Of course not, but it might legitimately be considered a mitigating factor in deciding whether she herself should be executed for that choice. It isn't like Sam had the option of sentencing her to jail time. In addition, I think when we're dealing with a creature that naturally lives off killing others, we are no longer in the realm of human morality. Obviously, if Sam and Dean encountered a kitsune who preyed on living humans as a matter of course, the fact that she was a natural predator wouldn't be a good reason for allowing her to kill others, but for putting her down as a danger. But the fact that the default for Amy's species -- like that of many carnivores -- is killing to survive complicates matters, IMO, especially as, if you take her at her word, her son actually did need living blood to survive. In that case, I'd say the relevant question is whether or not she is a future threat, rather than what she deserves. To me, the fact that she had apparently lived peacefully for many years, had a prior history that included saving Sam at the cost of her mother's life, and seemed genuinely to have killed as a last resort justifies giving her a second chance with the understanding that if she comes onto Sam's radar by killing again she isn't getting a third. It isn't risk-free, but neither is killing a pleading single mom to whom you owe a debt of gratitude and has some credibility when she makes a vow not to kill again, even under duress, a no-brainer or less than morally fraught choice.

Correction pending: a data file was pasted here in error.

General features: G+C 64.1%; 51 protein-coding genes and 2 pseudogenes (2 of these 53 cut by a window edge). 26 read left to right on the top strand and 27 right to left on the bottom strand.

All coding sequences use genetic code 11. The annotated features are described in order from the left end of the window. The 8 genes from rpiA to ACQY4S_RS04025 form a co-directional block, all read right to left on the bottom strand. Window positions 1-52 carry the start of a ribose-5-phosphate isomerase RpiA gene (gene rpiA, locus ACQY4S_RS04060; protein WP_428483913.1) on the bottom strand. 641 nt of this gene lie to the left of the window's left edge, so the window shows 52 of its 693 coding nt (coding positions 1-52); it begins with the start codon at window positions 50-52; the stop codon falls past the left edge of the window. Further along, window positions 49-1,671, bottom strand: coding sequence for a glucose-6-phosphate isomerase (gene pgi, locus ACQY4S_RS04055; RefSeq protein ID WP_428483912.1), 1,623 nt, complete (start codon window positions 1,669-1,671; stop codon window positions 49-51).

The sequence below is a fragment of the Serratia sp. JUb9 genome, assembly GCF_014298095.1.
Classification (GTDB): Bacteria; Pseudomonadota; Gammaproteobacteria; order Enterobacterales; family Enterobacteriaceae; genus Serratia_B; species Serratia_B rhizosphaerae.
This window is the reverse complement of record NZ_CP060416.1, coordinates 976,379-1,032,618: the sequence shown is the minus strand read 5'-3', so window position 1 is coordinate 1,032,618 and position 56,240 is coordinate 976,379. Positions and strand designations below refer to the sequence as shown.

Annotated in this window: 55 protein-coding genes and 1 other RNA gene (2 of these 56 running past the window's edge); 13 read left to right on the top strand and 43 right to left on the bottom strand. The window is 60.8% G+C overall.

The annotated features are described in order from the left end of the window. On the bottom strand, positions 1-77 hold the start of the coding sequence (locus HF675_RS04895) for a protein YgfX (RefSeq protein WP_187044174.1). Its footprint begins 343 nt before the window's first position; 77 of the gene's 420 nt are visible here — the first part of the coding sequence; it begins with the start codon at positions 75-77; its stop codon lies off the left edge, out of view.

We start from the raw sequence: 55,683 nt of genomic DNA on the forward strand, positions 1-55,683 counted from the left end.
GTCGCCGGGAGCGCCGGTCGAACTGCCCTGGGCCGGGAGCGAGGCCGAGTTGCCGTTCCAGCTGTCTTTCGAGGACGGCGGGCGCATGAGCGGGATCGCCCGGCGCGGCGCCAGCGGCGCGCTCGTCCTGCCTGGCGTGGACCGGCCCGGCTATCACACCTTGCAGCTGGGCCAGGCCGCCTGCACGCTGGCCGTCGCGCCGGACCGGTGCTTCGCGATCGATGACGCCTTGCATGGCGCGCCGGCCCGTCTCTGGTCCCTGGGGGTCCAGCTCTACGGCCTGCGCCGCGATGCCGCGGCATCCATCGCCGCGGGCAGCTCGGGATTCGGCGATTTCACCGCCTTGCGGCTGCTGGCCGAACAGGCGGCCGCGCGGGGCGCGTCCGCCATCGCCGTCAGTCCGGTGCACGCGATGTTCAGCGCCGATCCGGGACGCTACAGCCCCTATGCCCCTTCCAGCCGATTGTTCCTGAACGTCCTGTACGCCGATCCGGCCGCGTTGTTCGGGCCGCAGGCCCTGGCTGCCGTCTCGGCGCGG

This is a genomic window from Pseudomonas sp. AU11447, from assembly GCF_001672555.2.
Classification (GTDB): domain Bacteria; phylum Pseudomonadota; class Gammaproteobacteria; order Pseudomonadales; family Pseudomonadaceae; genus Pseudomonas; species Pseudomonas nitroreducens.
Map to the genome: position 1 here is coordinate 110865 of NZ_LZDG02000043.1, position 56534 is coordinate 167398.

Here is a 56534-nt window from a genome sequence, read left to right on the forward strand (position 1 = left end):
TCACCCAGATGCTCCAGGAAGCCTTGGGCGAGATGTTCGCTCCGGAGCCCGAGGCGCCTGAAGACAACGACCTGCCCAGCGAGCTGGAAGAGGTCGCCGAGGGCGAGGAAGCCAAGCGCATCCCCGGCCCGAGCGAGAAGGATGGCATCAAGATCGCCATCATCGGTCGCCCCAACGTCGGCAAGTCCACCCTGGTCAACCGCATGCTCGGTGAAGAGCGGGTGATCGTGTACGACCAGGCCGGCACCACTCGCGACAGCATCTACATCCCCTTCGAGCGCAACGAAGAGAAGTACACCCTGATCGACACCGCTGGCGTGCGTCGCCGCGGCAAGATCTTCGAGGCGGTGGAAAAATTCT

25 minutes ago, ILoveReading said:

What's forgotten is that Sam did lie to Dean, too. 

I haven't forgotten that at all; my point is simply that it cuts both ways. 

 

25 minutes ago, ILoveReading said:

This is coming off Sam almost killing himself and Dean because his hallcinations are got the better of him.  He's still zoning out and losing touch with reality.  Sam disappears in the middle of the night, its only natural to wonder if Sam did that of his own free will.  Same with defending Amy.  How is Dean supposed to know if Sam was in the right mind when he made that decision.

Sam's departures from reality were generally fairly blatant and occurred in pretty specific kinds of circumstances. There really wouldn't have been any precedent for assuming that Sam was hallucinating or compromised in the confrontation with Amy. Persuading Sam to let a small potatoes monster go through a fake sob story was very much not Hallucifer's MO. 

 

28 minutes ago, ILoveReading said:

Maybe if Sam has been open, and told Dean what he was up right from the start, Dean might not have been suspicious.  If you give people reason to questions your actions, don't be surprised if they do.

But Dean wasn't shown to be at all suspicious of Sam's story. He was suspicious of Amy's, which is his prerogative, but if Sam can be blamed for acting unilaterally when he and Dean disagree, then I'm not sure why Dean can't be blamed for acting unilaterally when he and Sam do.

 

32 minutes ago, ILoveReading said: